French First For Castel In 200 Back
Dec 17, 2010 - Craig Lord
Dubai, world s/c championships, day 3 finals
Women's 200m Backstroke
Alexianne Castel delivered France's first gold in the long backstroke in the short pool with a confident and technically superb 2:01.67 victory over 15-year-old Melissa Franklin (USA), on an American record of 2:02.01, the bronze going to China's Zhou Yanxin in 2:03.22. That locked out Daryna Zevina (UKR), on 2:03.61.
The splits tells a tale of control and making the most of strengths, Castel, coached by Richard Martinez at Font Romeu, using each turn to gain a little on Franklin, who was swimming just as fast if not a little faster some of the time.
"I'm very happy to win another gold for France," said Castel a day after the sprint crew won the 4x100m free relay. "The race was very competitive but I prepared well and I did my best because this is my speciality. The pool is magnificent."
Castel's time is the fastest ever by a swimmer in a textile suit.
History in the making:
World s/c Podiums
Most world titles in this event: 2
Records (TB = best ever in a textile suit)
Most world records in this event (since specific 25m records began in 1991): 1, multiple
All-time textile rankings top 5:
From the archive:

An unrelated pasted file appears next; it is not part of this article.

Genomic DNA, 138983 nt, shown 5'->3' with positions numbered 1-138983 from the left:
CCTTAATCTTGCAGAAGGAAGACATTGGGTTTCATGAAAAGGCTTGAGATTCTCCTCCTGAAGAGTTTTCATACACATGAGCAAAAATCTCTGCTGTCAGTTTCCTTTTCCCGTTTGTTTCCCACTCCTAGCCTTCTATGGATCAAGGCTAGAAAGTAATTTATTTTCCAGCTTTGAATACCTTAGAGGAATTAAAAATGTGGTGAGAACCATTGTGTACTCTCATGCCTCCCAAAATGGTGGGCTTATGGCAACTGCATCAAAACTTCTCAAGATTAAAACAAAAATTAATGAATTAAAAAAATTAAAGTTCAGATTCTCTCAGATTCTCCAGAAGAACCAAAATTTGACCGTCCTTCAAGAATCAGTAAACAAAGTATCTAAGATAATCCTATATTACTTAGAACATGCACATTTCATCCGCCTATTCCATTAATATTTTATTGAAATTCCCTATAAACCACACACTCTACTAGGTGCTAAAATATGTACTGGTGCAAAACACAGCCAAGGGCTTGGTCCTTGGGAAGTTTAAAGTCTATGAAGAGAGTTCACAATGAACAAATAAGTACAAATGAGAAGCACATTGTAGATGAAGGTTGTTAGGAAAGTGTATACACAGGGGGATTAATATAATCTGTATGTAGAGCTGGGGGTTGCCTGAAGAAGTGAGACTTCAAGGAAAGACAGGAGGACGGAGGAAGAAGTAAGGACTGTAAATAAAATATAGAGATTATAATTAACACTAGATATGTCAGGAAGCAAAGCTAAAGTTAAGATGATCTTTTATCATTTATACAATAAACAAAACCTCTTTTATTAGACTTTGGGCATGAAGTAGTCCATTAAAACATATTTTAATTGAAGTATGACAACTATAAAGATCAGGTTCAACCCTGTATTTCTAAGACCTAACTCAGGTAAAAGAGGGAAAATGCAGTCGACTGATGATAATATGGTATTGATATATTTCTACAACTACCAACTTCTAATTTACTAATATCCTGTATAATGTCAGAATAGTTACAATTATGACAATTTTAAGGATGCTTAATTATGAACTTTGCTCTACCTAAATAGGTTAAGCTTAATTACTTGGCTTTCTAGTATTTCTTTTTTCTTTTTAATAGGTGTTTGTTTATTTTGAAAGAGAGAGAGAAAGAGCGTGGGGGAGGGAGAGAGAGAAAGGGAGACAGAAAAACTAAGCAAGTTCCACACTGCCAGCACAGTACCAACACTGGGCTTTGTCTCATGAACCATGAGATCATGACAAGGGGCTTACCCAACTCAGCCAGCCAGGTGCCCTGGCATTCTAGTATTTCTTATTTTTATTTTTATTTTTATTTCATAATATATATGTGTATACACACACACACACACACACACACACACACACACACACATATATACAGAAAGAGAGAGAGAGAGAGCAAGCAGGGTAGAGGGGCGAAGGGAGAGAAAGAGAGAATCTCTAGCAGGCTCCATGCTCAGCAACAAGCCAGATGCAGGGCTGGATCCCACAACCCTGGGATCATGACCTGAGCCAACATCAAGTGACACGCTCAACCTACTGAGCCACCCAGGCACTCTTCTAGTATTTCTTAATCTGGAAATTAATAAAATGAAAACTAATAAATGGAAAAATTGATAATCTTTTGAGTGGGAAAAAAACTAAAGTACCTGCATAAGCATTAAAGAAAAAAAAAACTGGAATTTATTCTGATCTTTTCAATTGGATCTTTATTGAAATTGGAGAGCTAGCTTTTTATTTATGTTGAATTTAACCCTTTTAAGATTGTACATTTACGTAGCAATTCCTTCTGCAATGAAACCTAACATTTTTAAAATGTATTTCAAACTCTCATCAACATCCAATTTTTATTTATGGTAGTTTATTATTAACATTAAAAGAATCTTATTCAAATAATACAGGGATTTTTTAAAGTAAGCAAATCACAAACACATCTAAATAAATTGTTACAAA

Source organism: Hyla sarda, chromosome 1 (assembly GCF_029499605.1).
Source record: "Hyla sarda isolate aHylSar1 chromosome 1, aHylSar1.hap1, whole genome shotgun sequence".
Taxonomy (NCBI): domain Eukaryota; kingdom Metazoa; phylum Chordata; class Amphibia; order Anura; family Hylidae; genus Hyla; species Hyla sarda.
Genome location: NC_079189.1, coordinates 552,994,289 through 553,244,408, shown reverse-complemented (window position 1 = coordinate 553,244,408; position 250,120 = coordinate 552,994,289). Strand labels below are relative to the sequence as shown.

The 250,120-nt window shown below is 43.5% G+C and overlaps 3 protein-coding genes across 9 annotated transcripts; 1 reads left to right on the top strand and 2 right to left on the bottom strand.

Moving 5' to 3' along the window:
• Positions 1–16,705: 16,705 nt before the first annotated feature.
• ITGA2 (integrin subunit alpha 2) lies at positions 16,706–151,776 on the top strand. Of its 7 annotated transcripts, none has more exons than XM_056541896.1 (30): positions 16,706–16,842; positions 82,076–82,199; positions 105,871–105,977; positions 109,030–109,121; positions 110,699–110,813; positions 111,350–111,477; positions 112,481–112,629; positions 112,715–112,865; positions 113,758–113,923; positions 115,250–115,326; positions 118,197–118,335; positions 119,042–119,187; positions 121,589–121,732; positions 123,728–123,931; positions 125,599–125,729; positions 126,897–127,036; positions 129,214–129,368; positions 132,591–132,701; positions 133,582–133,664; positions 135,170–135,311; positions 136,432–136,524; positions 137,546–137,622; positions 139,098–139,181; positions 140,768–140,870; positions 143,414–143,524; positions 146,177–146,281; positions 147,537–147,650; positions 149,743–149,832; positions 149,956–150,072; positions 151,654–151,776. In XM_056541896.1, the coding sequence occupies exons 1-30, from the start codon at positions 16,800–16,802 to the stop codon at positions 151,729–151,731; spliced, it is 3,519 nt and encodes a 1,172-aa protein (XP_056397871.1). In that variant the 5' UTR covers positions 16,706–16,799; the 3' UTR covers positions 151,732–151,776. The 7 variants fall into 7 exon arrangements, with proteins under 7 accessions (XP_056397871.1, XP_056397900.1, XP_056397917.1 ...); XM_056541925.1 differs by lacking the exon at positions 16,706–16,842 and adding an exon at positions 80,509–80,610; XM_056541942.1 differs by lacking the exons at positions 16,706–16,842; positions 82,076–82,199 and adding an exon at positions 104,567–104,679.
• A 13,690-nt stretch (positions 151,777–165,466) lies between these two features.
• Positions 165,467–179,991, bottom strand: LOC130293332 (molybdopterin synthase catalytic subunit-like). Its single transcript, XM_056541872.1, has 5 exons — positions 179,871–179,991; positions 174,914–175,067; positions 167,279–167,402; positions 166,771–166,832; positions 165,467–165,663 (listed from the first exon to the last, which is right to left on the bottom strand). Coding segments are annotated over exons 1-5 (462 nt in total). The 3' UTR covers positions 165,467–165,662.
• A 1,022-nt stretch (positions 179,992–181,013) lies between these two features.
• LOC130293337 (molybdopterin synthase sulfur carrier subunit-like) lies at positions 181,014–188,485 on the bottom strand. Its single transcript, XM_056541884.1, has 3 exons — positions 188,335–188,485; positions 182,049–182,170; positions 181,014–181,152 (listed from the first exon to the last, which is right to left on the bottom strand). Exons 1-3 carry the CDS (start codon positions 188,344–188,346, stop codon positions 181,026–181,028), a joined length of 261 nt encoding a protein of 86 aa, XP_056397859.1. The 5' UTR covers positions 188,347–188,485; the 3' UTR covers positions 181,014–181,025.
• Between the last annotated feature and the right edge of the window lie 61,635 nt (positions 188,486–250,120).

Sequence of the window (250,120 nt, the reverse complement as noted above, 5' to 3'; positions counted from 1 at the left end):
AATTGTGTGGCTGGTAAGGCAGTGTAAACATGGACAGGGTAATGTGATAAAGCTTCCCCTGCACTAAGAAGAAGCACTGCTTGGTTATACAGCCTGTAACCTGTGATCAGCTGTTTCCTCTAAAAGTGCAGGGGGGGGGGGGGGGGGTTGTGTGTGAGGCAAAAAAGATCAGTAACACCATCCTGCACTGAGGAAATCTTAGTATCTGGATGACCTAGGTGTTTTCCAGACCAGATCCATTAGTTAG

Before the 1957 ruling, when FNA drew a line and started the record books again after deciding that global standards could only be set in pools 50m long, three world marks were established by Eleanor Holm (USA). The Olympic crown she won was not the only thing she became famous for. Olympic champion in 1932 in the 100m backstroke, Eleonor Holm’s success, coupled with her good lucks, made her a popular choice with casting directors. "I was hardly dry at those Olympics when I was whisked from one studio to another - Warner Brothers, MGM, Paramount - to take screen tests," she told the New York Times in 1984. She looked set to put up a worthy defence of her crown in 1936 after setting world records in the 100m and 200m backstroke in 1935 and 1936 respectively. But a different fate awaited her. Holm travelled to Europe for the 1936 Games on the SS Manhattan with the intention of keeping her title. Having led a very active social life at the high end of society after her 1932 success and subsequent marriage in Beverly Hills to Art Jarrett, the singer and orchestra leader, third-class accommodation on her Olympic voyage was more than Holm was prepared to tolerate. Invited to a party in first class by the ship’s operators, Holm stayed up until the early hours drinking with the crew and members of the US media. US Olympic officials took umbrage and asked her to curtail her social activities. Her response: “I’m free, white and 22.” She later attended a champagne party when the ship was at port in France and collapsed in a drunken stupor in her room. A Dr Lawson, the US team doctor, examined the swimmer without her waking up. He concluded that she was suffering “acute alcoholism". The morning after, Holm was told that she had been removed from the US team. However, in the days when it was impossible simply to put her on the next plane home, Holm stayed on in Berlin. Holm caused a sensation when she emerged from the ship to complain that US Olympic officials had travelled first class and enjoyed fine food and wine every day while the athletes who had to compete had been treated like third-rate citizens. The Nazis treated her rather differently: she was invited to many a party attended by the upper echelons of the German regime and 36 years later told Sports Illustrated: “I had such fun ... the parties, the Heil Hitlers, the uniforms, the flags ... Goering was fun. He had a good personality. So did the one with the club foot [Goebbels]. Goering gave me a sterling-silver swastika. I had a mould made of it and I put the diamond Star of David in the middle." Years after her brush with authority in 1936, Holm revealed: "This chaperone came up to me and told me it was time to go to bed. God, it was about 9 o'clock, and who wanted to go down in that basement to sleep anyway? So I said to her: `Oh, is it really bedtime? Did you make the Olympic team or did I?' I had had a few glasses of Champagne. So she went to [Avery] Brundage [who would be President of the IOC] and complained that I was setting a bad example for the team, and they got together and told me the next morning that I was fired. I was heartbroken." Her very colourful life came to an end in January 2004 at the age of 90.